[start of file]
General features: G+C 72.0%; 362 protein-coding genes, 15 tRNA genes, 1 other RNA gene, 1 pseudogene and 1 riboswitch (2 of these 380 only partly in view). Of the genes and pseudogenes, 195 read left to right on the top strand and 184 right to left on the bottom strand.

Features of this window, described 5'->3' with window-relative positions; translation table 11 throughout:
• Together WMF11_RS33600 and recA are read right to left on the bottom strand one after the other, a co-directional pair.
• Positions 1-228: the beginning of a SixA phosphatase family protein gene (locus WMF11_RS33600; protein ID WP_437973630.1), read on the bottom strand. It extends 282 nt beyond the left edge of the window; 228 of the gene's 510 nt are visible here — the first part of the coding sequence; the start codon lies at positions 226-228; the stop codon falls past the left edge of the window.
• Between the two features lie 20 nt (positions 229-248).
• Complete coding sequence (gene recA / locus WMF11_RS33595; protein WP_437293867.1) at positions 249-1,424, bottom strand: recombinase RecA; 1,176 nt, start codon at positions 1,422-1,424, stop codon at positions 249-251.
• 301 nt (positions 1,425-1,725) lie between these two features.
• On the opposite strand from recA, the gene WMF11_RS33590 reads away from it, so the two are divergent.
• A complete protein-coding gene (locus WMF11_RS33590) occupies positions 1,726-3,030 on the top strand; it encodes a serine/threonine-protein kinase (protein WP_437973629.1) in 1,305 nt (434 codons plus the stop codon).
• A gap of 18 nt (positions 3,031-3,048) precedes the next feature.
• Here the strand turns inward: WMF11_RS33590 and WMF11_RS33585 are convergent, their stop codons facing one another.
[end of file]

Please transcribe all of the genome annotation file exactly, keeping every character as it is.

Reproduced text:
General features: G+C 72.0%; 362 protein-coding genes, 15 tRNA genes, 1 other RNA gene, 1 pseudogene and 1 riboswitch (2 of these 380 only partly in view). Of the genes and pseudogenes, 195 read left to right on the top strand and 184 right to left on the bottom strand.

Features of this window, described 5'->3' with window-relative positions; translation table 11 throughout:
• Together WMF11_RS33600 and recA are read right to left on the bottom strand one after the other, a co-directional pair.
• Positions 1-228: the beginning of a SixA phosphatase family protein gene (locus WMF11_RS33600; protein ID WP_437973630.1), read on the bottom strand. It extends 282 nt beyond the left edge of the window; 228 of the gene's 510 nt are visible here — the first part of the coding sequence; the start codon lies at positions 226-228; the stop codon falls past the left edge of the window.
• Between the two features lie 20 nt (positions 229-248).
• Complete coding sequence (gene recA / locus WMF11_RS33595; protein WP_437293867.1) at positions 249-1,424, bottom strand: recombinase RecA; 1,176 nt, start codon at positions 1,422-1,424, stop codon at positions 249-251.
• 301 nt (positions 1,425-1,725) lie between these two features.
• On the opposite strand from recA, the gene WMF11_RS33590 reads away from it, so the two are divergent.
• A complete protein-coding gene (locus WMF11_RS33590) occupies positions 1,726-3,030 on the top strand; it encodes a serine/threonine-protein kinase (protein WP_437973629.1) in 1,305 nt (434 codons plus the stop codon).
• A gap of 18 nt (positions 3,031-3,048) precedes the next feature.
• Here the strand turns inward: WMF11_RS33590 and WMF11_RS33585 are convergent, their stop codons facing one another.